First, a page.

The Health Star Rating system is a voluntary, ‘star image’ labelling system that is intended to ‘provide at-a-glance convenient nutritional information to help consumers make informed and healthier food choices that can lead to better health’. Under the Health Star Rating system, packaged foods are given a star rating between ½ star and 5 stars, based on their nutritional profile. It is based on a calculation per 100 g or 100 mL of a product or per pack, if the product is a single serve.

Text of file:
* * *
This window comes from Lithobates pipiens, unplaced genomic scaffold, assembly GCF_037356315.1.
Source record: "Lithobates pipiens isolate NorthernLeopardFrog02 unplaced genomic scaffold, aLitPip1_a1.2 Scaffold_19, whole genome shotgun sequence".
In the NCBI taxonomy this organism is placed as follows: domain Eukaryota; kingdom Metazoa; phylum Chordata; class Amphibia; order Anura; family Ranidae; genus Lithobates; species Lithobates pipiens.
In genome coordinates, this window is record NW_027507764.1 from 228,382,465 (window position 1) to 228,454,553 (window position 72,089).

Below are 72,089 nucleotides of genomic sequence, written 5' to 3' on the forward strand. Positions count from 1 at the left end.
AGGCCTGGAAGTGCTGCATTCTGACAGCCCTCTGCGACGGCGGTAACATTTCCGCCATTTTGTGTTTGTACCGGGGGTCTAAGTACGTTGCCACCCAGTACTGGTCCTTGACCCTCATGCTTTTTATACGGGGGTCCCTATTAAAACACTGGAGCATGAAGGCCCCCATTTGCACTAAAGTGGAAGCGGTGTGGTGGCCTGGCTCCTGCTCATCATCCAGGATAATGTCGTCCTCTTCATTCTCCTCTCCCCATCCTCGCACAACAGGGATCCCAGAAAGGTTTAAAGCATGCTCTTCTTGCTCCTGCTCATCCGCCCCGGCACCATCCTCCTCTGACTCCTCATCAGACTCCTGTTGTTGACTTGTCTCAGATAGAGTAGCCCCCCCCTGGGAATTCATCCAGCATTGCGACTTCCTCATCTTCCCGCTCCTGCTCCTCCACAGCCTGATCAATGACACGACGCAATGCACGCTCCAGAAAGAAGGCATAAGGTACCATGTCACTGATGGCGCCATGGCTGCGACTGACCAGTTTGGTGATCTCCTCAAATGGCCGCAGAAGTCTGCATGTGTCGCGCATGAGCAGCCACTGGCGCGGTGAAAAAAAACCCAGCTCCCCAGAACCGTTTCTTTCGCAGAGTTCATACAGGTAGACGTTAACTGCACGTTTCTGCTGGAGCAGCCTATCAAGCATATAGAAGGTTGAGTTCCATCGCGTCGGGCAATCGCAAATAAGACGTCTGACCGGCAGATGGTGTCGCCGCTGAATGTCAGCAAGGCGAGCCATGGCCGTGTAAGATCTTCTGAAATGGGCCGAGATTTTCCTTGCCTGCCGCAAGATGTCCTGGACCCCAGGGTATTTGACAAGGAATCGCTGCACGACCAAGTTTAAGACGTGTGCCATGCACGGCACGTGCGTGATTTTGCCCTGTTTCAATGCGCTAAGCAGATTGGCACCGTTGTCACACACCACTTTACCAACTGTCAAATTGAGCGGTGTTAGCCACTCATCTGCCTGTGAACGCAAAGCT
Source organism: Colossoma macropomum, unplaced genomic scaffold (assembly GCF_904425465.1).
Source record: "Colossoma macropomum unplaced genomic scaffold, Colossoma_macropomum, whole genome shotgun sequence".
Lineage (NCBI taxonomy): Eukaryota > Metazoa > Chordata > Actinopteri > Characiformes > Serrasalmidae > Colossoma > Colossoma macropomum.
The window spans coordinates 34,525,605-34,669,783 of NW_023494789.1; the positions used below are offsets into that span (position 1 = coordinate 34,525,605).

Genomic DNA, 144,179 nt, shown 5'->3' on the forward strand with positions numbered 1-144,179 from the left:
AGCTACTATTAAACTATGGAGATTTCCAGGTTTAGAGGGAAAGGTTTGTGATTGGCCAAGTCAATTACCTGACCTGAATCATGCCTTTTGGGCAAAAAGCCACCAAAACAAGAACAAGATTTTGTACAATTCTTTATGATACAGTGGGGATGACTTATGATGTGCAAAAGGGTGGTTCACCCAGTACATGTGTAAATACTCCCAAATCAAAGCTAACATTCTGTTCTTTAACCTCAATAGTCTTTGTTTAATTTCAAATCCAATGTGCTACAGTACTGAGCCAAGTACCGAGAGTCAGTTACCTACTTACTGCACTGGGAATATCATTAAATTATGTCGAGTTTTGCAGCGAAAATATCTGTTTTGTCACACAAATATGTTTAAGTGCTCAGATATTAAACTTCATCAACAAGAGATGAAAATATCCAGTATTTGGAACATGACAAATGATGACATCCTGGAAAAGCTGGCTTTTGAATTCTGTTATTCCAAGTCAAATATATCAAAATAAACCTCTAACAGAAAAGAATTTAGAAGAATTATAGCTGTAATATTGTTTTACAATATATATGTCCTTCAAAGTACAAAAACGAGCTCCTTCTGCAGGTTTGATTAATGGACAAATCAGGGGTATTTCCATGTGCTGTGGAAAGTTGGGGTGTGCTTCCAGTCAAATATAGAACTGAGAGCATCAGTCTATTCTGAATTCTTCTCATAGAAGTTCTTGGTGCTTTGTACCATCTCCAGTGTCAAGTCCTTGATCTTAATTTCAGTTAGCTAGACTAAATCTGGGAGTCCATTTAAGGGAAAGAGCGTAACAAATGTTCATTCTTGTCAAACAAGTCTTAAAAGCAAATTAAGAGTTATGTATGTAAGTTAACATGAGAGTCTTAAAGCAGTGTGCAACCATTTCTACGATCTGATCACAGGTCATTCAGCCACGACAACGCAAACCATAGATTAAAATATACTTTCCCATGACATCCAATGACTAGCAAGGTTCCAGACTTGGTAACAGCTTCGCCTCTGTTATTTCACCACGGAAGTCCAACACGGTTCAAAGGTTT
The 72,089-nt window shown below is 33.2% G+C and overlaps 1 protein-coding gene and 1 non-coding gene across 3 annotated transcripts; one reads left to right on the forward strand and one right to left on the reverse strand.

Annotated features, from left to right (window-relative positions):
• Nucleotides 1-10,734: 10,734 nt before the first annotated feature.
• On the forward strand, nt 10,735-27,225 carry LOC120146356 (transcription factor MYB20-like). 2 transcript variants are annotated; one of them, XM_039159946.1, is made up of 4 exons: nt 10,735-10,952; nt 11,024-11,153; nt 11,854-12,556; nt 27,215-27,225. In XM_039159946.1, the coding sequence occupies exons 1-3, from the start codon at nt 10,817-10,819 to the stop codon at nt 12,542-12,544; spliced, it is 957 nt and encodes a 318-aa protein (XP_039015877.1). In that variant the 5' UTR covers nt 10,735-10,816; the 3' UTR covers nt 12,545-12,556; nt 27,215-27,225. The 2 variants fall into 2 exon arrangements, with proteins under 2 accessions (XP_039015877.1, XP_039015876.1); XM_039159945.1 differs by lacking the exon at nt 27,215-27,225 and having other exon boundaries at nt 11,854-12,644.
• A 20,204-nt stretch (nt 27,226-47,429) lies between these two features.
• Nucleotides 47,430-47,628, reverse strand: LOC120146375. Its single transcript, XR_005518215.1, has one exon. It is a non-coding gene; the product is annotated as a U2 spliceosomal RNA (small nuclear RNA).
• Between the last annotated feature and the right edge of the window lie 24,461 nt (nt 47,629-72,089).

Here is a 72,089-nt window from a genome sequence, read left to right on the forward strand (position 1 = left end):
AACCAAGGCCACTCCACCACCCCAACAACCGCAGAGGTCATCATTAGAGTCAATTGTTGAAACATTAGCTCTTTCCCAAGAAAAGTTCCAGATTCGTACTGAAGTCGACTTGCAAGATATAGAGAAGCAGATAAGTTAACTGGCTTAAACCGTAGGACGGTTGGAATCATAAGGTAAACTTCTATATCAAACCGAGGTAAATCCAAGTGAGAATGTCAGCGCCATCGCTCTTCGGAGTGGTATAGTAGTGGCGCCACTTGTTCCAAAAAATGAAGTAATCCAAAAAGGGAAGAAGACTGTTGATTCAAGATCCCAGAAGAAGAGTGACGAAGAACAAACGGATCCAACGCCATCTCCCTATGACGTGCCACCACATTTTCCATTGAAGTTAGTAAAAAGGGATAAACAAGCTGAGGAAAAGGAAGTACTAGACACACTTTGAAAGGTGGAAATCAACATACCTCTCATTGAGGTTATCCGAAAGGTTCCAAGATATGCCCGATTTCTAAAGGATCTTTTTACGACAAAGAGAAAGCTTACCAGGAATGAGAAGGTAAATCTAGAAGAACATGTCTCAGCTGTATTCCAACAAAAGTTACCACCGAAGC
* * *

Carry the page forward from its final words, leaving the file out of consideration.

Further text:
- Energy (kilojoules);
- Risk nutrients, which are associated with an increased risk of chronic disease (e.g.: saturated fat, sodium [salt] and sugars);
- Positive nutrients, which offer positive health benefits (e.g.: dietary fibre, protein and the proportion of fruit, vegetable, nut and legume content).
Health Star Ratings for products within a food category can vary significantly, depending on the individual nutrient profile of each product. The more stars you see (up to 5 stars), the healthier the food option, compared to a similar product with fewer stars. That is, the Health Star Rating system helps people to compare like foods with other like foods.